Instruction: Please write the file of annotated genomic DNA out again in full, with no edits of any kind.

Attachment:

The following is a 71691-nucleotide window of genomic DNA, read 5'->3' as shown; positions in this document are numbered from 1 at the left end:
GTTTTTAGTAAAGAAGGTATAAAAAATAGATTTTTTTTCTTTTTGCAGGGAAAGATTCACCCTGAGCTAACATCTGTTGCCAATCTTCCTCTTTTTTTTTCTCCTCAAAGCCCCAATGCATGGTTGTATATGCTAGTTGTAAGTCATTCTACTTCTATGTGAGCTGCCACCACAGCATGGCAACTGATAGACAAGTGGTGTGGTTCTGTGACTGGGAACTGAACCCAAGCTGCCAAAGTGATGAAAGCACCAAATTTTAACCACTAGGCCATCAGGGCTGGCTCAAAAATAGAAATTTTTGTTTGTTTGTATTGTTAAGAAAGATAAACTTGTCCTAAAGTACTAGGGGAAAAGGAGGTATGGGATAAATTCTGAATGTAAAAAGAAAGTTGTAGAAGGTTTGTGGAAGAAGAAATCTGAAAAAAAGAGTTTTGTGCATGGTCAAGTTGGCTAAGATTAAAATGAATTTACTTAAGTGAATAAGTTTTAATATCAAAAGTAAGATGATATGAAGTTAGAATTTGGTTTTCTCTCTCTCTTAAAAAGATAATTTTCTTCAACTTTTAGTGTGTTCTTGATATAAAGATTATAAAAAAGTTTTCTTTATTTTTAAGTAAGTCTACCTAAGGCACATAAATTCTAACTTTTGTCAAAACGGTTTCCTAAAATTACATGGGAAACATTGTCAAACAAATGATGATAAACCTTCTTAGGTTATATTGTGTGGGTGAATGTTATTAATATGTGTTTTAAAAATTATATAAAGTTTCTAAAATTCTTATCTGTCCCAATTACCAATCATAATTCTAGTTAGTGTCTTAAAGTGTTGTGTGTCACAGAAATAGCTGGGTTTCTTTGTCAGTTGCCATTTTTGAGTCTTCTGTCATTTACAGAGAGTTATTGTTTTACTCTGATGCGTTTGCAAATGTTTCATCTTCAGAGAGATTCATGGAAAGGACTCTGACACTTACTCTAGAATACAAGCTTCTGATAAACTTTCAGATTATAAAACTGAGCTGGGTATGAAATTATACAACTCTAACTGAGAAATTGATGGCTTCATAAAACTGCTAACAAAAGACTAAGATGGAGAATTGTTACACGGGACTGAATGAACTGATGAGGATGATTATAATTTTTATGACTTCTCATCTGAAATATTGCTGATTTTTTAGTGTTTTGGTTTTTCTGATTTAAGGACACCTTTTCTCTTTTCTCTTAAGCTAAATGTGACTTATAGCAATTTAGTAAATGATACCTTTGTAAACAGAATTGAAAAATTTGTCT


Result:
The following is a 71691-nucleotide window of genomic DNA, read 5'->3' as shown; positions in this document are numbered from 1 at the left end:
GTTTTTAGTAAAGAAGGTATAAAAAATAGATTTTTTTTCTTTTTGCAGGGAAAGATTCACCCTGAGCTAACATCTGTTGCCAATCTTCCTCTTTTTTTTTCTCCTCAAAGCCCCAATGCATGGTTGTATATGCTAGTTGTAAGTCATTCTACTTCTATGTGAGCTGCCACCACAGCATGGCAACTGATAGACAAGTGGTGTGGTTCTGTGACTGGGAACTGAACCCAAGCTGCCAAAGTGATGAAAGCACCAAATTTTAACCACTAGGCCATCAGGGCTGGCTCAAAAATAGAAATTTTTGTTTGTTTGTATTGTTAAGAAAGATAAACTTGTCCTAAAGTACTAGGGGAAAAGGAGGTATGGGATAAATTCTGAATGTAAAAAGAAAGTTGTAGAAGGTTTGTGGAAGAAGAAATCTGAAAAAAAGAGTTTTGTGCATGGTCAAGTTGGCTAAGATTAAAATGAATTTACTTAAGTGAATAAGTTTTAATATCAAAAGTAAGATGATATGAAGTTAGAATTTGGTTTTCTCTCTCTCTTAAAAAGATAATTTTCTTCAACTTTTAGTGTGTTCTTGATATAAAGATTATAAAAAAGTTTTCTTTATTTTTAAGTAAGTCTACCTAAGGCACATAAATTCTAACTTTTGTCAAAACGGTTTCCTAAAATTACATGGGAAACATTGTCAAACAAATGATGATAAACCTTCTTAGGTTATATTGTGTGGGTGAATGTTATTAATATGTGTTTTAAAAATTATATAAAGTTTCTAAAATTCTTATCTGTCCCAATTACCAATCATAATTCTAGTTAGTGTCTTAAAGTGTTGTGTGTCACAGAAATAGCTGGGTTTCTTTGTCAGTTGCCATTTTTGAGTCTTCTGTCATTTACAGAGAGTTATTGTTTTACTCTGATGCGTTTGCAAATGTTTCATCTTCAGAGAGATTCATGGAAAGGACTCTGACACTTACTCTAGAATACAAGCTTCTGATAAACTTTCAGATTATAAAACTGAGCTGGGTATGAAATTATACAACTCTAACTGAGAAATTGATGGCTTCATAAAACTGCTAACAAAAGACTAAGATGGAGAATTGTTACACGGGACTGAATGAACTGATGAGGATGATTATAATTTTTATGACTTCTCATCTGAAATATTGCTGATTTTTTAGTGTTTTGGTTTTTCTGATTTAAGGACACCTTTTCTCTTTTCTCTTAAGCTAAATGTGACTTATAGCAATTTAGTAAATGATACCTTTGTAAACAGAATTGAAAAATTTGTCT